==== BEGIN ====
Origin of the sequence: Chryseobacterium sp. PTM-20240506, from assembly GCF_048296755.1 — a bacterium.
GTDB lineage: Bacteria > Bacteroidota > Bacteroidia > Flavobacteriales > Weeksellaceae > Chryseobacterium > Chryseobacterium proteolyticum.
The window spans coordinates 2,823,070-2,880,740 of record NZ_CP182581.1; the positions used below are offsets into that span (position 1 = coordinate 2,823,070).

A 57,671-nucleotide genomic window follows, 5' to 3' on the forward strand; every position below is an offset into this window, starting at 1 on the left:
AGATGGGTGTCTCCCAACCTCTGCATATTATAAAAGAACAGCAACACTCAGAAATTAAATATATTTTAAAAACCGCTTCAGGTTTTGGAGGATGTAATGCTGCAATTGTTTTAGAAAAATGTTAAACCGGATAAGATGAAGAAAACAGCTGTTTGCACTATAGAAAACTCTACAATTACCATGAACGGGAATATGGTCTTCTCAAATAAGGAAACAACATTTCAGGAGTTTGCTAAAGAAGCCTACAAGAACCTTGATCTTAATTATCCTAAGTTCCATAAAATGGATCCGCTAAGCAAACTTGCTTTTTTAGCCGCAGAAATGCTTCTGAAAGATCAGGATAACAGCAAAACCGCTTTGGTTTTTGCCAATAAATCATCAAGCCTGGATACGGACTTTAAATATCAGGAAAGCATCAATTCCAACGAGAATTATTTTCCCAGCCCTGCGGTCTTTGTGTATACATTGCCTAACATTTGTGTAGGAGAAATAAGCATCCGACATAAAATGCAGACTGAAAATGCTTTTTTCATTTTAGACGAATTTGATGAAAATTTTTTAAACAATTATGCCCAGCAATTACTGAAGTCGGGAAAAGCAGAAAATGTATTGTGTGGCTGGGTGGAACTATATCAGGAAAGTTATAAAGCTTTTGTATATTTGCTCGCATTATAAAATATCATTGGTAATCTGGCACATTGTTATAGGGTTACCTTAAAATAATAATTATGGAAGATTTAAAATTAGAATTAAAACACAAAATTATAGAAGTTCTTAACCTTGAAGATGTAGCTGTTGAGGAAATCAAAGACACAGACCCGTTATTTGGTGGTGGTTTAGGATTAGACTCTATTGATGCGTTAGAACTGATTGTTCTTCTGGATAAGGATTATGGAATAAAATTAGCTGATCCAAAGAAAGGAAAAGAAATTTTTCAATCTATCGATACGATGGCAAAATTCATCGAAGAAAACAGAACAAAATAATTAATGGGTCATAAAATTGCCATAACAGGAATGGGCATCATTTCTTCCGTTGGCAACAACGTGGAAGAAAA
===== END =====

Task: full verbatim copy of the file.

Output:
Origin of the sequence: Chryseobacterium sp. PTM-20240506, from assembly GCF_048296755.1 — a bacterium.
GTDB lineage: Bacteria > Bacteroidota > Bacteroidia > Flavobacteriales > Weeksellaceae > Chryseobacterium > Chryseobacterium proteolyticum.
The window spans coordinates 2,823,070-2,880,740 of record NZ_CP182581.1; the positions used below are offsets into that span (position 1 = coordinate 2,823,070).

A 57,671-nucleotide genomic window follows, 5' to 3' on the forward strand; every position below is an offset into this window, starting at 1 on the left:
AGATGGGTGTCTCCCAACCTCTGCATATTATAAAAGAACAGCAACACTCAGAAATTAAATATATTTTAAAAACCGCTTCAGGTTTTGGAGGATGTAATGCTGCAATTGTTTTAGAAAAATGTTAAACCGGATAAGATGAAGAAAACAGCTGTTTGCACTATAGAAAACTCTACAATTACCATGAACGGGAATATGGTCTTCTCAAATAAGGAAACAACATTTCAGGAGTTTGCTAAAGAAGCCTACAAGAACCTTGATCTTAATTATCCTAAGTTCCATAAAATGGATCCGCTAAGCAAACTTGCTTTTTTAGCCGCAGAAATGCTTCTGAAAGATCAGGATAACAGCAAAACCGCTTTGGTTTTTGCCAATAAATCATCAAGCCTGGATACGGACTTTAAATATCAGGAAAGCATCAATTCCAACGAGAATTATTTTCCCAGCCCTGCGGTCTTTGTGTATACATTGCCTAACATTTGTGTAGGAGAAATAAGCATCCGACATAAAATGCAGACTGAAAATGCTTTTTTCATTTTAGACGAATTTGATGAAAATTTTTTAAACAATTATGCCCAGCAATTACTGAAGTCGGGAAAAGCAGAAAATGTATTGTGTGGCTGGGTGGAACTATATCAGGAAAGTTATAAAGCTTTTGTATATTTGCTCGCATTATAAAATATCATTGGTAATCTGGCACATTGTTATAGGGTTACCTTAAAATAATAATTATGGAAGATTTAAAATTAGAATTAAAACACAAAATTATAGAAGTTCTTAACCTTGAAGATGTAGCTGTTGAGGAAATCAAAGACACAGACCCGTTATTTGGTGGTGGTTTAGGATTAGACTCTATTGATGCGTTAGAACTGATTGTTCTTCTGGATAAGGATTATGGAATAAAATTAGCTGATCCAAAGAAAGGAAAAGAAATTTTTCAATCTATCGATACGATGGCAAAATTCATCGAAGAAAACAGAACAAAATAATTAATGGGTCATAAAATTGCCATAACAGGAATGGGCATCATTTCTTCCGTTGGCAACAACGTGGAAGAAAA